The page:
Header

UZH-Logo

Maintenance Infos

Whole-Body Diffusion Tensor Imaging: A Feasibility Study


Kenkel, David; von Spiczak, Jochen; Wurnig, Moritz C; Filli, Lukas; Steidle, Günter; Wyss, Michael; Boss, Andreas (2016). Whole-Body Diffusion Tensor Imaging: A Feasibility Study. Journal of Computer Assisted Tomography, 40(1):183-188.

Abstract

OBJECTIVE The aim of this study was to demonstrate the feasibility of whole-body diffusion tensor imaging (DTI) as a promising tool for research applications, for instance, for investigation of systemic muscle diseases. MATERIALS AND METHODS Twelve healthy volunteers (mean age, 26.6 years; range, 20-39 years) underwent whole-body magnetic resonance imaging at 3 T using an echo planar imaging sequence (b value, 400 s/mm) with 6 different spatial encoding directions. Coronal maps of DTI parameters including mean diffusivity, fractional anisotropy, and diffusion tensor eigenvalues (λ1-3) were generated using in-house MATLAB routines. Diffusion tensor imaging parameters were evaluated by region-of-interest analysis in skeletal muscle, cerebral gray and white matter, the kidneys, and the liver. RESULTS The acquisition time was 79 minutes 12 seconds. The different organs could be clearly depicted on the parametrical maps. Exemplary values in skeletal muscle were mean diffusivity, 1.67 ± 0.16 × 10 mm/s; fractional anisotropy, 0.26 ± 0.03; λ1, 2.17 ± 0.20 × 10 mm/s; λ2, 1.64 ± 0.17 × 10 mm/s; and λ3, 1.22 ± 0.12 × 10 mm/s. CONCLUSION Whole-body DTI is technically feasible. Further refinements are required to achieve a higher signal-to-noise ratio and improved spatial resolution. A possible clinical application could be the assessment of systemic myopathies.

Abstract

OBJECTIVE The aim of this study was to demonstrate the feasibility of whole-body diffusion tensor imaging (DTI) as a promising tool for research applications, for instance, for investigation of systemic muscle diseases. MATERIALS AND METHODS Twelve healthy volunteers (mean age, 26.6 years; range, 20-39 years) underwent whole-body magnetic resonance imaging at 3 T using an echo planar imaging sequence (b value, 400 s/mm) with 6 different spatial encoding directions. Coronal maps of DTI parameters including mean diffusivity, fractional anisotropy, and diffusion tensor eigenvalues (λ1-3) were generated using in-house MATLAB routines. Diffusion tensor imaging parameters were evaluated by region-of-interest analysis in skeletal muscle, cerebral gray and white matter, the kidneys, and the liver. RESULTS The acquisition time was 79 minutes 12 seconds. The different organs could be clearly depicted on the parametrical maps. Exemplary values in skeletal muscle were mean diffusivity, 1.67 ± 0.16 × 10 mm/s; fractional anisotropy, 0.26 ± 0.03; λ1, 2.17 ± 0.20 × 10 mm/s; λ2, 1.64 ± 0.17 × 10 mm/s; and λ3, 1.22 ± 0.12 × 10 mm/s. CONCLUSION Whole-body DTI is technically feasible. Further refinements are required to achieve a higher signal-to-noise ratio and improved spatial resolution. A possible clinical application could be the assessment of systemic myopathies.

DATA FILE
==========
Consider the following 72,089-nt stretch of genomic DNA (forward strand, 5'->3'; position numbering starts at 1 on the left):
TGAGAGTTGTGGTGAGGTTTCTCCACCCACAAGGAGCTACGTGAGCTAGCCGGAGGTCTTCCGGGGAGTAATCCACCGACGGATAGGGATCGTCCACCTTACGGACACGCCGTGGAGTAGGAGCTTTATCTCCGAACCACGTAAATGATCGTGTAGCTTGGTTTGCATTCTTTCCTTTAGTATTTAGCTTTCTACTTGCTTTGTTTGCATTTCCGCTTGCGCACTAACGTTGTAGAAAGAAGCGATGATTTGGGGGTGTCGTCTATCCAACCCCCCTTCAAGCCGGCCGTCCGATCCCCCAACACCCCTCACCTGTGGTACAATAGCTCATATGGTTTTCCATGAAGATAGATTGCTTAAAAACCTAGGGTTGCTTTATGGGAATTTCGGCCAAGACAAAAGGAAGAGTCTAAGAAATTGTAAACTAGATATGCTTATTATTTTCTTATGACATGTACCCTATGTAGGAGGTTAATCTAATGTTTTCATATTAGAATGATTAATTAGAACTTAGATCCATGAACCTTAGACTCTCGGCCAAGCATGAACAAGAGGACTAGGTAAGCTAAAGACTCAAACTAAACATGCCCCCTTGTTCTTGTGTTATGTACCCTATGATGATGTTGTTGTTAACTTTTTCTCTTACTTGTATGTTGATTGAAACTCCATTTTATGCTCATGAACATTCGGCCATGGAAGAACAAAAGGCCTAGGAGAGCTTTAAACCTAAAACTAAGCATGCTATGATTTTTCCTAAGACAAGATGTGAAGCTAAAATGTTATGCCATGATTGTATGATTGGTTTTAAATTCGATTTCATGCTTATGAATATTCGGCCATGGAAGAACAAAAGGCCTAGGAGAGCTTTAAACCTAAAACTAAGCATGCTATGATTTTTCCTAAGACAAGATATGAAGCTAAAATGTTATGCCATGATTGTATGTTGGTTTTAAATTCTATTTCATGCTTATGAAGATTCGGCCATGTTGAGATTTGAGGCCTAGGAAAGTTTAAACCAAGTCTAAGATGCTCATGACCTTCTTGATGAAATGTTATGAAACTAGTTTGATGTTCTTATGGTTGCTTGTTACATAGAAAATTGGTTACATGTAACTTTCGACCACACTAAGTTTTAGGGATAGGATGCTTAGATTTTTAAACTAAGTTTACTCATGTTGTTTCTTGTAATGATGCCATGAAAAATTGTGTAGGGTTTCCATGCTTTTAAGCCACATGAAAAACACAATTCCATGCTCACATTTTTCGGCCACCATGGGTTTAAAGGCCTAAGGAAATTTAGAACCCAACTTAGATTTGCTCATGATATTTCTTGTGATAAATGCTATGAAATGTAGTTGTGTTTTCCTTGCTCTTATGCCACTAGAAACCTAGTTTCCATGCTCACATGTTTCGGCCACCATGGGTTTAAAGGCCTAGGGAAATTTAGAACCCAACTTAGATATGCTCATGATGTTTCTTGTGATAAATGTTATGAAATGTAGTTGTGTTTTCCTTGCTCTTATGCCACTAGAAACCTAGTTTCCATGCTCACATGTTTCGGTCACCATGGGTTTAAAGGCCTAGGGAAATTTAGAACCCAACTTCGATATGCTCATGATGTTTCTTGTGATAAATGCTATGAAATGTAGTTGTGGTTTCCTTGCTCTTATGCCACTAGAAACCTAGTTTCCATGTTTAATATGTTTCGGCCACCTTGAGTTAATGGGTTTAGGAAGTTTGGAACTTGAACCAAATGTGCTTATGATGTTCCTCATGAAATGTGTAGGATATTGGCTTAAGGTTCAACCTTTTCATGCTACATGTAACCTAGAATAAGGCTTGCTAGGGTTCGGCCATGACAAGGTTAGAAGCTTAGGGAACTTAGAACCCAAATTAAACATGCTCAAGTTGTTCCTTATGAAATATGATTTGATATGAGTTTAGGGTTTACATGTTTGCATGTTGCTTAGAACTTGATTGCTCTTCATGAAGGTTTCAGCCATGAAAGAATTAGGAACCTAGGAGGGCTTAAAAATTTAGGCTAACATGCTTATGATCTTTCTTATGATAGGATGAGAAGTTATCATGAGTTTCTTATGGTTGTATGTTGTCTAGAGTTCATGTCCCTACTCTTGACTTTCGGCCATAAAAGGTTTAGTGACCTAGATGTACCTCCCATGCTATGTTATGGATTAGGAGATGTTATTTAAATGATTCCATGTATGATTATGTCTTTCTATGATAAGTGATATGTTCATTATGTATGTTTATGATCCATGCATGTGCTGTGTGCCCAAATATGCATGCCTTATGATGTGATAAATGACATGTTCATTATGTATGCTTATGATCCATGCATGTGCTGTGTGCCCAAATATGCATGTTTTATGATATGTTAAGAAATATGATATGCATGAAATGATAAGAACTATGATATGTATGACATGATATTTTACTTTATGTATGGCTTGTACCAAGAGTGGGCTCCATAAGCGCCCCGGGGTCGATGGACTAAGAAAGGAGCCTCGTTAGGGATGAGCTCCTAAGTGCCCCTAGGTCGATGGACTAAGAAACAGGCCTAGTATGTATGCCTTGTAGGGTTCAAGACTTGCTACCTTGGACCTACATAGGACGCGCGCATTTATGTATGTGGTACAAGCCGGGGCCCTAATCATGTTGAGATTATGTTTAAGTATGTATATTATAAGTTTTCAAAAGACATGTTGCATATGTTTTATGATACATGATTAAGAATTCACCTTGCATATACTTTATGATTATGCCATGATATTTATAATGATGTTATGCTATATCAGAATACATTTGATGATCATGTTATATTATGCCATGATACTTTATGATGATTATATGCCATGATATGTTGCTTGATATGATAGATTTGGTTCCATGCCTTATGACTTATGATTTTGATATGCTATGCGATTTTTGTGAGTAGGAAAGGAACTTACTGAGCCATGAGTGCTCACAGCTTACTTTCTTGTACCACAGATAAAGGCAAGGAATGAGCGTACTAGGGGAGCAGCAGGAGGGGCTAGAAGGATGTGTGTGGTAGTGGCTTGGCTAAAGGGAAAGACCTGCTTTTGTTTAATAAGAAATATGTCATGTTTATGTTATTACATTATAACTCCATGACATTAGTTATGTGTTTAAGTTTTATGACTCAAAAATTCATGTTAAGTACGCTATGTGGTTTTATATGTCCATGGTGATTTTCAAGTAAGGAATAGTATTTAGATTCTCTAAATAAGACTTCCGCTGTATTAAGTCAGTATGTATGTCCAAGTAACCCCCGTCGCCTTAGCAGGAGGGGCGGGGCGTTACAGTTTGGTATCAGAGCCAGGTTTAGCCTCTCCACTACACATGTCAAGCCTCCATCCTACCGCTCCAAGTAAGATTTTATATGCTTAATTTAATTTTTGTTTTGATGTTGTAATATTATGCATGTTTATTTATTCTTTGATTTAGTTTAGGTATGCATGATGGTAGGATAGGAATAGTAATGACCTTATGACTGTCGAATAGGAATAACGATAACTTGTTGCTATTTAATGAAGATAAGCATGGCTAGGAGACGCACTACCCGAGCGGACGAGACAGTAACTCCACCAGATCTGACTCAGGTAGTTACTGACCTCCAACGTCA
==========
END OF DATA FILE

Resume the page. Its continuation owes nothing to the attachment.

Statistics

Citations

3 citations in Web of Science®
2 citations in Scopus®
Google Scholar™

Altmetrics

Downloads

1 download since deposited on 12 Nov 2015
1 download since 12 months
Detailed statistics

Additional indexing

Item Type:Journal Article, refereed, original work
Communities & Collections:04 Faculty of Medicine > University Hospital Zurich > Clinic for Diagnostic and Interventional Radiology
04 Faculty of Medicine > Institute of Biomedical Engineering
Dewey Decimal Classification:610 Medicine & health
Date:2016
Deposited On:12 Nov 2015 13:46
Last Modified:13 Oct 2016 00:00
Publisher:Lippincott Williams & Wilkins
ISSN:0363-8715
Publisher DOI:https://doi.org/10.1097/RCT.0000000000000324
PubMed ID:26466110

Download

Preview Icon on Download
Preview
Content: Published Version
Filetype: PDF
Size: 198kB
View at publisher

TrendTerms

TrendTerms displays relevant terms of the abstract of this publication and related documents on a map. The terms and their relations were extracted from ZORA using word statistics. Their timelines are taken from ZORA as well. The bubble size of a term is proportional to the number of documents where the term occurs. Red, orange, yellow and green colors are used for terms that occur in the current document; red indicates high interlinkedness of a term with other terms, orange, yellow and green decreasing interlinkedness. Blue is used for terms that have a relation with the terms in this document, but occur in other documents.
You can navigate and zoom the map. Mouse-hovering a term displays its timeline, clicking it yields the associated documents.

Author Collaborations